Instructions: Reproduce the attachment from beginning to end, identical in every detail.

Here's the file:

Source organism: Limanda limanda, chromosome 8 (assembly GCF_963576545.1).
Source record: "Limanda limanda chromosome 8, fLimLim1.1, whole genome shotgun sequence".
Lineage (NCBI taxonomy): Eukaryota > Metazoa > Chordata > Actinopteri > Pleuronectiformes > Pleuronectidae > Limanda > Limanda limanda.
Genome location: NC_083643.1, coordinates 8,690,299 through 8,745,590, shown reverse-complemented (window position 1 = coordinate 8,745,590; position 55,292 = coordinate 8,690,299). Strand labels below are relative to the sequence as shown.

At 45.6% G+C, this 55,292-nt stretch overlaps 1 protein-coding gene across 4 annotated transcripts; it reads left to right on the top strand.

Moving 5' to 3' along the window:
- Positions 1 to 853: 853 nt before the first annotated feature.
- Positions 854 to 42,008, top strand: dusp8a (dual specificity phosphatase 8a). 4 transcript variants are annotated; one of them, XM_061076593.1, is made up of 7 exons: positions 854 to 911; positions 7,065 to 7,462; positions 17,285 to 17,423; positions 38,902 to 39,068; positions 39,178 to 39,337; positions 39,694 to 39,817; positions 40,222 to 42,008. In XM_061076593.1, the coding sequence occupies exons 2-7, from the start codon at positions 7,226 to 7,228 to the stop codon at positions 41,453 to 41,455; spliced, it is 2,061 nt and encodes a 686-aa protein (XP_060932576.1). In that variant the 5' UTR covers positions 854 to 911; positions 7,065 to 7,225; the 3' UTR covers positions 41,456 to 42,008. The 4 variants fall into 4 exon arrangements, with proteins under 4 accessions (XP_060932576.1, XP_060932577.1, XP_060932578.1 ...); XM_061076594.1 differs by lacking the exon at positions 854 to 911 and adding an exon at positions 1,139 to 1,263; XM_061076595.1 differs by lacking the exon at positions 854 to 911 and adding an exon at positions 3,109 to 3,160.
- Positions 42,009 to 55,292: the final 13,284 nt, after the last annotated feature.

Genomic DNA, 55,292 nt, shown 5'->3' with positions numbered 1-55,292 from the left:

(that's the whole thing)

Source organism: Limanda limanda, chromosome 8 (assembly GCF_963576545.1).
Source record: "Limanda limanda chromosome 8, fLimLim1.1, whole genome shotgun sequence".
Lineage (NCBI taxonomy): Eukaryota > Metazoa > Chordata > Actinopteri > Pleuronectiformes > Pleuronectidae > Limanda > Limanda limanda.
Genome location: NC_083643.1, coordinates 8,690,299 through 8,745,590, shown reverse-complemented (window position 1 = coordinate 8,745,590; position 55,292 = coordinate 8,690,299). Strand labels below are relative to the sequence as shown.

At 45.6% G+C, this 55,292-nt stretch overlaps 1 protein-coding gene across 4 annotated transcripts; it reads left to right on the top strand.

Moving 5' to 3' along the window:
- Positions 1 to 853: 853 nt before the first annotated feature.
- Positions 854 to 42,008, top strand: dusp8a (dual specificity phosphatase 8a). 4 transcript variants are annotated; one of them, XM_061076593.1, is made up of 7 exons: positions 854 to 911; positions 7,065 to 7,462; positions 17,285 to 17,423; positions 38,902 to 39,068; positions 39,178 to 39,337; positions 39,694 to 39,817; positions 40,222 to 42,008. In XM_061076593.1, the coding sequence occupies exons 2-7, from the start codon at positions 7,226 to 7,228 to the stop codon at positions 41,453 to 41,455; spliced, it is 2,061 nt and encodes a 686-aa protein (XP_060932576.1). In that variant the 5' UTR covers positions 854 to 911; positions 7,065 to 7,225; the 3' UTR covers positions 41,456 to 42,008. The 4 variants fall into 4 exon arrangements, with proteins under 4 accessions (XP_060932576.1, XP_060932577.1, XP_060932578.1 ...); XM_061076594.1 differs by lacking the exon at positions 854 to 911 and adding an exon at positions 1,139 to 1,263; XM_061076595.1 differs by lacking the exon at positions 854 to 911 and adding an exon at positions 3,109 to 3,160.
- Positions 42,009 to 55,292: the final 13,284 nt, after the last annotated feature.

Genomic DNA, 55,292 nt, shown 5'->3' with positions numbered 1-55,292 from the left: